Which reminds us, did you hand wash these glasses before putting them in the dishwasher? Because we’ve told you twice and we’re not going to tell you again – Our roof. Our rules.
The first benefit of living at mom and dad’s is obvious. You get to spend more time with your family, whether you like it or not. You had your time away from them, your first taste of the real world, and now you get a second chance at dealing with your parents and siblings as a world-weary adult. Sure, they’re probably going to haggle over rent and leave passive-aggressive notes on the garage door, but that’s not far from the minor annoyances you’d be dealing with if you were living with a roommate, even if that roommate was your best friend.
Centuries ago, it made perfect sense to get the hell out of your house and start living your life as an adult as soon as humanly possible. Y’know, because you were going to die of Dysentery at the ripe old age of 28. Now we live deep into our eighties just by steering clear of Jack in the Box. The idea that one has to separate from their parents in order to become a bona fide adult is irrelevant these days.
Assuming your parents aren’t white supremacists or One Direction super fans, a little more time hanging with them can only be a good thing. Parents are more than just the people who kick-start our lives and occasionally pretend they didn’t fart when they totally did. They’re the people who guide us through it, help us avoid the many pitfalls, pick us up off the ground when all we want to do is lie there, kicking and screaming.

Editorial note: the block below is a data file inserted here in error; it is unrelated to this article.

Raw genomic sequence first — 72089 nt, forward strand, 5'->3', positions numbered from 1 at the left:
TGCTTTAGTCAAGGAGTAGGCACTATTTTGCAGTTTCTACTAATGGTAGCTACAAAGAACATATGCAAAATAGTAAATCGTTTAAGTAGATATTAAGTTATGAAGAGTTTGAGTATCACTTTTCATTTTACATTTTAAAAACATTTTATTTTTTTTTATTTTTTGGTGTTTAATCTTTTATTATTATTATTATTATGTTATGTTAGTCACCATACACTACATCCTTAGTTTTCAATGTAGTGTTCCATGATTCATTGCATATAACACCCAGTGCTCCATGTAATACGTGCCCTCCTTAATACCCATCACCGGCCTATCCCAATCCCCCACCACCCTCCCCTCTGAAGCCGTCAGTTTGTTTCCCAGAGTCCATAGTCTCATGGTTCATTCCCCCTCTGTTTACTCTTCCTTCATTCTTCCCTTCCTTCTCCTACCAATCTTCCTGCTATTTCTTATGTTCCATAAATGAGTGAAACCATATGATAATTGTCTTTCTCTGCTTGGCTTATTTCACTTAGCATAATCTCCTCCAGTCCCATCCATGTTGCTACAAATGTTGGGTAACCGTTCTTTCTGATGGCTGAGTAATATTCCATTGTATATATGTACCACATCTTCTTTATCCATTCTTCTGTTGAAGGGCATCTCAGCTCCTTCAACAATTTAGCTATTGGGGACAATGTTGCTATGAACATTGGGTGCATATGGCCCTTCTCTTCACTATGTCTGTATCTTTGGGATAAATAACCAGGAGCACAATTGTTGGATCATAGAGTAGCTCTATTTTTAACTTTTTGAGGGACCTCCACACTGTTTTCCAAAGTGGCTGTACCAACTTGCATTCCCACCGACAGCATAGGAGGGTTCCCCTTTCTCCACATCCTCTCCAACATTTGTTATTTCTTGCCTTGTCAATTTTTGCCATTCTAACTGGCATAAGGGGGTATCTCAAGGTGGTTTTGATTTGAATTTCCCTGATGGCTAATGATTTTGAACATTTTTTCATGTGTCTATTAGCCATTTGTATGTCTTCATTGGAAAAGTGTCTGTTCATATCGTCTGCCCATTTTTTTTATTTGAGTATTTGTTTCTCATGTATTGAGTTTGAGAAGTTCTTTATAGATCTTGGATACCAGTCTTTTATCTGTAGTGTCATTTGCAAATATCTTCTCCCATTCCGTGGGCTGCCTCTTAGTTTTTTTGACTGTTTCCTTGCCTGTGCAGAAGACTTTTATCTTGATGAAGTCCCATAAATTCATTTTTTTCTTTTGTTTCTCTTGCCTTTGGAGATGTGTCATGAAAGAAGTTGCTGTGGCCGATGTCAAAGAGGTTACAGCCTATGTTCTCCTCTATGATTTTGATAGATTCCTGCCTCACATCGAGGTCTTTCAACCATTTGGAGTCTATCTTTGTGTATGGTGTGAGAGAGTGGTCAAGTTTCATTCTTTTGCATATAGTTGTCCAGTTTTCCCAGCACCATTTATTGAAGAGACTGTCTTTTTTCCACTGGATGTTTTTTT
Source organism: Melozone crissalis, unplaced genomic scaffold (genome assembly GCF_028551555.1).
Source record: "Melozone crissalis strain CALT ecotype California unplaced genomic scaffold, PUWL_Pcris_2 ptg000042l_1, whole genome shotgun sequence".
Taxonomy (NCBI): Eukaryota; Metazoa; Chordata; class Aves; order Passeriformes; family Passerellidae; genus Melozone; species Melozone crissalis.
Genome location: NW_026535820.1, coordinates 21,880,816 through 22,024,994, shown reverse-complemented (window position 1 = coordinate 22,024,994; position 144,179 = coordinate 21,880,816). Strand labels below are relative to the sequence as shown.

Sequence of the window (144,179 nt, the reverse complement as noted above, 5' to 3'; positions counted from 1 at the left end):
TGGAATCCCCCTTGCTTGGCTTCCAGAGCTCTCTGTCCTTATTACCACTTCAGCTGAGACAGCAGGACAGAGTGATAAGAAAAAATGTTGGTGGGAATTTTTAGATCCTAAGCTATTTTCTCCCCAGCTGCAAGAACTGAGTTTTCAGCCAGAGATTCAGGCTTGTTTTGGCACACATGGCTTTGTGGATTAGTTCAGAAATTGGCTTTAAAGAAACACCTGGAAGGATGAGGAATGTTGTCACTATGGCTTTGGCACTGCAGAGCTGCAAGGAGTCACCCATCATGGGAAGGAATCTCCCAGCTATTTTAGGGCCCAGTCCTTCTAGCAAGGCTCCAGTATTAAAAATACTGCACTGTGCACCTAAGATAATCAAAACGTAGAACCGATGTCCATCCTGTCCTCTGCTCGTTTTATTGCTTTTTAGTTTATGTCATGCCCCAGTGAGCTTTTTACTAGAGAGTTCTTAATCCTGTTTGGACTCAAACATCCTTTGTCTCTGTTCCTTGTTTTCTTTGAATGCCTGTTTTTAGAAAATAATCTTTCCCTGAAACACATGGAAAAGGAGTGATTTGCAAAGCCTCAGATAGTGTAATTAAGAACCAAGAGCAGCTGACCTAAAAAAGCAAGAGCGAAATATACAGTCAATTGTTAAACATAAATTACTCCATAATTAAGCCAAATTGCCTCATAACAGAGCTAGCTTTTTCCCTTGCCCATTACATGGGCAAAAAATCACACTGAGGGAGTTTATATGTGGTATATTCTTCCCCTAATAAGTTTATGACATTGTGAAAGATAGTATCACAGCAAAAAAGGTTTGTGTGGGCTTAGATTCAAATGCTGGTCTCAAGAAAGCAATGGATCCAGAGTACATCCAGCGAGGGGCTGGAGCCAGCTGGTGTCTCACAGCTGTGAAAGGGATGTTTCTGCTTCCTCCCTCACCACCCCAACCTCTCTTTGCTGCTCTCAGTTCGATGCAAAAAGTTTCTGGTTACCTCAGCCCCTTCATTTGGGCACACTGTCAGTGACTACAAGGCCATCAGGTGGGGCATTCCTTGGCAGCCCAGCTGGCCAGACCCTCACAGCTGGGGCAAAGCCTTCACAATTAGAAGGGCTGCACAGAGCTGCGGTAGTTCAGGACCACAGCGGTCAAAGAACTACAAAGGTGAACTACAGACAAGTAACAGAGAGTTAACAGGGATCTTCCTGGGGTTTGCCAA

And they’re usually far cooler than we expected them to be. In fact, the more you learn about the world, the more you realize just how much your parents had it figured out already, and they were just letting you make your own mistakes because it’s way more fun to lay back in an easy chair and watch you flounder around life like a damned fool. If you take a good look at them, you might find your parents are Zen masters, because that’s what parenthood does to you.
And who doesn’t want to be a Zen master?